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Scientists discover human marrow version in fruit fly

Finding vital as vertebrate bone marrow not easily accessible, its extraction presents ethical issues.

Written by Gagandeep Singh Dhillon | Mohali |
May 9, 2015 2:02:51 am
The scientists claim to have discovered a simpler version of the human bone marrow in the adult fruit fly. The scientists claim to have discovered a simpler version of the human bone marrow in the adult fruit fly.

Scientists at the Indian Institute of Science Education and Research (IISER) have claimed a breakthrough discovery in the field of stem cell development research.

In a paper published this week in the prestigious US-based journal Developmental Cell, the scientists claim to have discovered a simpler version of the human bone marrow in the adult fruit fly, a finding with potential implications for advances in stem cell biology, immunity, treatment of blood-related disorders such as leukemia, wound healing and the study of ageing.

The authors of the paper are assistant professors Lolitika Mandal and Sudip Mandal, and post-graduate students Saikat Ghosh and Arashdeep Singh.


The scientists found the stem cell activity in the fruit fly to be identical to the one found in the human bone marrow, one of the few known sources of stem cells. The activity could be easily observed in the fruit fly because of its simple genetic system.

The scientists said the findings could be applied to vertebrates, including humans, as the stem cell activity in the fly is actually a scaled down version of the human bone marrow. According to A K Bachhawat, Dean (R&D) at IISER, “It is the most important discovery on stem cells coming from India, and given the fact that vertebrate bone marrow is not easily accessible, it is expected to revolutionise future research work in this field, as a simpler and easily accessible model for studying stem cells — an adult fruit fly — has finally been found by Dr Lolitika Mandal’s group.”

Professor N Sathyamurthy, director of the institute, called it a “major breakthrough” in developmental biology. “The researchers have shown an aspect of the stem cell which can be a forerunner for the human bone marrow, and, therefore, this discovery has wide implications,” he said.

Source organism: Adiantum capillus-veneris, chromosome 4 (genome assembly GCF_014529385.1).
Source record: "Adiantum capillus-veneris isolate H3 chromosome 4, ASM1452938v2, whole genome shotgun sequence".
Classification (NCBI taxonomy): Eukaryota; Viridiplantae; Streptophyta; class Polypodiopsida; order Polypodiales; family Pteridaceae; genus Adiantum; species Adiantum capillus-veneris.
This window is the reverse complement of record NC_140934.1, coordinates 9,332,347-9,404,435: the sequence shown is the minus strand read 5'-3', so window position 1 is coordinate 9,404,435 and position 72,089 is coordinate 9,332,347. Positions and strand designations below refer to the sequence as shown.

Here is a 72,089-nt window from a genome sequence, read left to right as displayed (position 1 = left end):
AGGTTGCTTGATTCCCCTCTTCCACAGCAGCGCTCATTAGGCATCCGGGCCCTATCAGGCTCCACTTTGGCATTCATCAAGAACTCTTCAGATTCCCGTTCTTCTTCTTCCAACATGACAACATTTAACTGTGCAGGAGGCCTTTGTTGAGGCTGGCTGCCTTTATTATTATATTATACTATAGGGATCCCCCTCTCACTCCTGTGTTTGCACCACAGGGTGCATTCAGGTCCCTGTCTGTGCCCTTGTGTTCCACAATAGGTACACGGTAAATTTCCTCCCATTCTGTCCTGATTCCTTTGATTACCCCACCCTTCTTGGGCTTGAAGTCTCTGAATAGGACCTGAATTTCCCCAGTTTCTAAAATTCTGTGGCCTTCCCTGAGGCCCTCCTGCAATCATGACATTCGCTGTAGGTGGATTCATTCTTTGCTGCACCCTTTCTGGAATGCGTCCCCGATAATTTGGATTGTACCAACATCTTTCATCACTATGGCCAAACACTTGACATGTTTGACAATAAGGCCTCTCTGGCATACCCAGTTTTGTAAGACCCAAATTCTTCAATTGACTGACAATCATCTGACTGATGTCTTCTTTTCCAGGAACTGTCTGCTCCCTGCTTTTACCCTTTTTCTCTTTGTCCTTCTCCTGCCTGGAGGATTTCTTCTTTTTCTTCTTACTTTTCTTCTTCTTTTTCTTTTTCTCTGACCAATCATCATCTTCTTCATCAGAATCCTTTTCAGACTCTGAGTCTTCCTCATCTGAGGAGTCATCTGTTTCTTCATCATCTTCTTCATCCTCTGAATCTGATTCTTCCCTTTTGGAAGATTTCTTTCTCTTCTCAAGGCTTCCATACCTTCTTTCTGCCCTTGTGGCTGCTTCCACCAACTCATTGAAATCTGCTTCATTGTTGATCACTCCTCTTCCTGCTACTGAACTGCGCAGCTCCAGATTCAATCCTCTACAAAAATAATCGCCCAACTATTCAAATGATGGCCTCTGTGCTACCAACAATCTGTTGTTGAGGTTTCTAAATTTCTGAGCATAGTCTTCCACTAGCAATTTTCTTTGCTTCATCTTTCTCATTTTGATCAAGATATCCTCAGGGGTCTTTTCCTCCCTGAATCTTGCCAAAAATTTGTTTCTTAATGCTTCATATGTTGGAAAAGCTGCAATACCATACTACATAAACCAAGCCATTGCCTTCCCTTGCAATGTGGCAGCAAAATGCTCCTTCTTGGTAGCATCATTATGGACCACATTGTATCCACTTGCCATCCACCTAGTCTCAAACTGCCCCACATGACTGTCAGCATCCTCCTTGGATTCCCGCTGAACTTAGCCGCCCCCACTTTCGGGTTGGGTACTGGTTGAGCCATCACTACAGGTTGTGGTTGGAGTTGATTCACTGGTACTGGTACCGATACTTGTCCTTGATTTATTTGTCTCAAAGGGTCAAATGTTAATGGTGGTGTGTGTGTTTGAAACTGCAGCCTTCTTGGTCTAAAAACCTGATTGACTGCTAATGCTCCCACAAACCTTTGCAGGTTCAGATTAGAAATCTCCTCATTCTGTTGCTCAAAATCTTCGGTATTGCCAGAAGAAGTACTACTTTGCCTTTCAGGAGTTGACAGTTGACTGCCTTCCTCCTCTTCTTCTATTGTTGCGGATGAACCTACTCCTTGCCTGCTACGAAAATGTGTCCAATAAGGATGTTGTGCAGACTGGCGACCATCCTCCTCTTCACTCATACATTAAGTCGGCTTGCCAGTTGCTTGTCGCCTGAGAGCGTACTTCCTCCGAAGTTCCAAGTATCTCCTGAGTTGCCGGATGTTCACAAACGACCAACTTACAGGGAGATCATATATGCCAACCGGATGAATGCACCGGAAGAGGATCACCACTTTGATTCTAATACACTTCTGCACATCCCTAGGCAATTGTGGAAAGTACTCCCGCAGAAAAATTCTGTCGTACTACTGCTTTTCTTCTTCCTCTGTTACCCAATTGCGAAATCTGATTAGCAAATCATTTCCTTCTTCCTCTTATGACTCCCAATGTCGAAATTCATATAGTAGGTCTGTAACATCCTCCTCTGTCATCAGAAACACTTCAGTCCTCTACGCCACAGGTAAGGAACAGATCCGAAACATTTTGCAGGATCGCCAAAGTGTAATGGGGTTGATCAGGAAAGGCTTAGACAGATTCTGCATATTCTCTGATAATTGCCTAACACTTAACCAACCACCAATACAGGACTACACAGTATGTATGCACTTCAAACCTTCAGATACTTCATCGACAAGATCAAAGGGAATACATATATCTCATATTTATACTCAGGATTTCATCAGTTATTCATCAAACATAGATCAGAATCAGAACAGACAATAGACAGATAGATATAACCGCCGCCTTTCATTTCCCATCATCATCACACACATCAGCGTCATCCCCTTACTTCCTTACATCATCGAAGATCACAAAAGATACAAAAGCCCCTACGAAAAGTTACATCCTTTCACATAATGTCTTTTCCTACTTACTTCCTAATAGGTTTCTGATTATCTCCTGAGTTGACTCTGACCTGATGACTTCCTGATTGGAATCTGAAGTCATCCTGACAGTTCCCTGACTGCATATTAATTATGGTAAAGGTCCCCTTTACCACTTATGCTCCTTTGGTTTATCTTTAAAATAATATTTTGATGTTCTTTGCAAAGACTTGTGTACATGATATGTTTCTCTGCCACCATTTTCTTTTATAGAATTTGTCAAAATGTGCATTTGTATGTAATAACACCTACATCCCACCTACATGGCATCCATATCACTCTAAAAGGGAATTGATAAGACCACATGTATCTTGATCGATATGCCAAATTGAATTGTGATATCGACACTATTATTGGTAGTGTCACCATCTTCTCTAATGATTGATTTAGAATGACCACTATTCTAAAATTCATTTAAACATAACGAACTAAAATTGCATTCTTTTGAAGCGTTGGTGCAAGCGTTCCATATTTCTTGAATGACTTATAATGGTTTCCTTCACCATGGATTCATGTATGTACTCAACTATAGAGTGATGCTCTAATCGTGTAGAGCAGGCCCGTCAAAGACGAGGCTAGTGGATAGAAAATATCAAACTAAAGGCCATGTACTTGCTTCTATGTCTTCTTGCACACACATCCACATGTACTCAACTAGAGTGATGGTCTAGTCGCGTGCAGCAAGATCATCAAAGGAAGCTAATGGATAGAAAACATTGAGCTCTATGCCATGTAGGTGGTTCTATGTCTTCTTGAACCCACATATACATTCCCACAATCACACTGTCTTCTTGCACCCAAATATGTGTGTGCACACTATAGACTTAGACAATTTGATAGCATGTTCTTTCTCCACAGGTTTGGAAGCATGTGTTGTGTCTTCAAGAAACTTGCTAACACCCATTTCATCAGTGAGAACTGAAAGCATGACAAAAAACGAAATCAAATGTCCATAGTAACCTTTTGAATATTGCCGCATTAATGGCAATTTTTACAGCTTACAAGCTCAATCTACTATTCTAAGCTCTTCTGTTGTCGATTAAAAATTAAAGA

The discovery was hailed by others too. Dr Akshay Anand, editor-in-chief of Annals of Neurosciences, and a neuroscientist at PGI, said, “This model has immense potential to trigger screening of drugs that can induce neuro-genesis, and to make important discoveries in the field of stem cell research.”

Another expert, Professor Archana Bhatnagar from the Department of Bio-chemistry, Panjab University, said: “Developmental Cell is a reputed international journal and it is a significant discovery, as this model can be used to make further discoveries in various areas, including stem cell biology and immunity.”

Lolitika said they started the project two and a half years ago when when researchers believed that all blood cell formation in Drosophila, the fruit fly, occurred only during its immature stages of development.

“We challenged the theory and found that the adult fly has clusters of stem-cell cells and sites of hematopoietic (blood cell forming) activity. We were pleasantly surprised to learn that blood formation and stem cell activity in the fly was completely identical to the activity in the bone marrow of vertebrates. Even the extracellular matrix and other characteristics of the cells, including they way they ‘signalled’ each other, were identical in both the cases,” she added.

“Just like an architect prepares a model before the construction of a building, the fruit fly presents the perfect model. It is a simple organism with all its 5,000 genes identified… Extracting human bone marrow is difficult and presents ethical issues, while studying the process in mice has its own complications. In the fly, you can mark and monitor each cell by colour-coding it, without having to dissect it,” explained Sudip.

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